In the Media

Care home boss jailed for ripping off resident

PUBLISHED June 22, 2006

The boss of an old people's home, who stole thousands of pounds from an 83 year-old woman suffering from dementia, was jailed for eight months.

The victim, Mrs Irene Fitchett, a resident of the Abbeyfield Home, Hayes, was unable to write cheques and was even unable to tell what a cheque looked like, prosecutor Heather Hope told Isleworth Crown Court today (Weds).

"She has progressive dementia and is somebody who needs help with every aspect of her life," she added.

But between December 2003 and June 2004 numerous cheques were drawn on her account by the home's administrator, 46 year-old mother-of-four Debra Henderson,.

A tearful Mrs Henderson, of Church Road, Hayes, admitted five "specimen" charges of theft of sums totalling nearly ?3,500. Five further charges were "left on the file".

Ms Hope said the money was used for household bills and to pay off huge debts. Some cheques were made out to herself and others to her creditors.

"These matters came to light when other workers at the care home, became very concerned," she said. Mrs Henderson went sick in August 2004 and "inquiries and concerns" were eventually reported to the police in March 2005.

Officers went to her home and "she told them she had only cashed cheques on Mrs Fitchett's behalf", said Ms Hope. "A three hour search of her home turned up numerous items of correspondence from Abbeyfield and included Mrs Fitchett's pension book and letters from Barclays Bank and her bank statements".

Questioned by detectives Mrs Henderson claimed she had done nothing without Mrs Fitchett's knowledge, denied doing anything dishonest and "stated that in order to assist the old lady with her signature, she held her hand while she wrote," said Ms Hope.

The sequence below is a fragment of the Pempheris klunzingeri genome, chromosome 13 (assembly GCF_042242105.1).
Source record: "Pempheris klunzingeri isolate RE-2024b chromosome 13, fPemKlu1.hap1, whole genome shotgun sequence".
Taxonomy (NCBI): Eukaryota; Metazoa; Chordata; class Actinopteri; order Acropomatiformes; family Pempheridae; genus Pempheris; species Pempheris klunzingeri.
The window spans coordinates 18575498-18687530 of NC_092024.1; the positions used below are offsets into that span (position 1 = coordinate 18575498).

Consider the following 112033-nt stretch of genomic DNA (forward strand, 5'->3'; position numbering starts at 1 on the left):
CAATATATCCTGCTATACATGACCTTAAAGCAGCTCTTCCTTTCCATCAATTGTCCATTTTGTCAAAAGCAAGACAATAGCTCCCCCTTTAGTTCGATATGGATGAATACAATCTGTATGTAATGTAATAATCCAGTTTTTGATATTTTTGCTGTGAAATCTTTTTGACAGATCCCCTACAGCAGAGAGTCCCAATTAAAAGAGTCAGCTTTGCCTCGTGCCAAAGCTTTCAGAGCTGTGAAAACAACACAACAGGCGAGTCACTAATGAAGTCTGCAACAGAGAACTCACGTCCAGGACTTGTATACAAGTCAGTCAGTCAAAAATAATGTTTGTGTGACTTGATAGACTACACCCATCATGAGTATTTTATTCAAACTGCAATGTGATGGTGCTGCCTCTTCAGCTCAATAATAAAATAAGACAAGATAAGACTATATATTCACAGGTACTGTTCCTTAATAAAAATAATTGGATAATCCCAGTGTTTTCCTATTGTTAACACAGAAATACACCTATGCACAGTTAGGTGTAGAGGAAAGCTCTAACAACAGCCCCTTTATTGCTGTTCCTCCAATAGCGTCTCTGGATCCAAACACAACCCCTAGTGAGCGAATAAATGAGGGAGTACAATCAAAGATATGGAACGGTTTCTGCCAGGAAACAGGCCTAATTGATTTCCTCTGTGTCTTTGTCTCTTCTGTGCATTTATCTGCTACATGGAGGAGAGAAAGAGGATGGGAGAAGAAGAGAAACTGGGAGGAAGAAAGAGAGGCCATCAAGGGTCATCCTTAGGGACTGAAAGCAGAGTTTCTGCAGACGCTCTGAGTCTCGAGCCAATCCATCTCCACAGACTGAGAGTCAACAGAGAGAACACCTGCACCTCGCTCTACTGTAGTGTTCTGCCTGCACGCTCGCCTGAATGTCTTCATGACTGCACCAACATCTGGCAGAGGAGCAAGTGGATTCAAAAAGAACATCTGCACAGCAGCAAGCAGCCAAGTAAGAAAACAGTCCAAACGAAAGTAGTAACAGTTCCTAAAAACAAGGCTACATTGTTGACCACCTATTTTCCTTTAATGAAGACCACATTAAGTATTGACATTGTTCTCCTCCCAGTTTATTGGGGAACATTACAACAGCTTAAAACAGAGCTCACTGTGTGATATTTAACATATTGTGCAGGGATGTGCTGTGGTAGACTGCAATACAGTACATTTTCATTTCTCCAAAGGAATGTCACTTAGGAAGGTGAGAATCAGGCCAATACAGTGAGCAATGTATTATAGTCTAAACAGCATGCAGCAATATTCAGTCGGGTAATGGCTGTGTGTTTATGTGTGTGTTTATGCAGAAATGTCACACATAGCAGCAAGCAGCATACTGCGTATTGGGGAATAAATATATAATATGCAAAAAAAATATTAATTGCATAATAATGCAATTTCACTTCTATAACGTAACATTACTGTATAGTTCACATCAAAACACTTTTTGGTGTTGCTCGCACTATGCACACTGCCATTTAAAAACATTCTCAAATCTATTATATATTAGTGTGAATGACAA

"The defendant wrote out the other details on the cheques.

"It was perfectly clear that although Mrs Fitchett believed she was able to cope with life, she was a severely impaired lady who needed assistance in every aspect of her life".

Defence counsel, Valeria Swift, said: "To say she regrets her actions is an under-statement. She is truly remorseful and finds living with the shame unbearable.

"She was in dire financial straits and kept it hidden from her entire family. They owed rent and council tax and the bailiffs attended the home on three occasions trying to get family possessions," said counsel.

But all this was kept from the rest of the family who did not find out the true situation until, at an earlier court appearance one month ago, Mrs Henderson was remanded in custody.

She and her husband had now sorted things out and made plans to repay the money and their debts, said Ms Swift.

But this was not enough to keep her out of jail and Judge Sam Katkhuda sent her down for eight months saying: "Courts take a serious view of breaches of trust of this nature especially by someone like you who held a senior position in a care home looking after elderly people.

"What you did was not an isolated incident but a course of persistent dishonest conduct over a period of six months, a prison sentence is inevitable"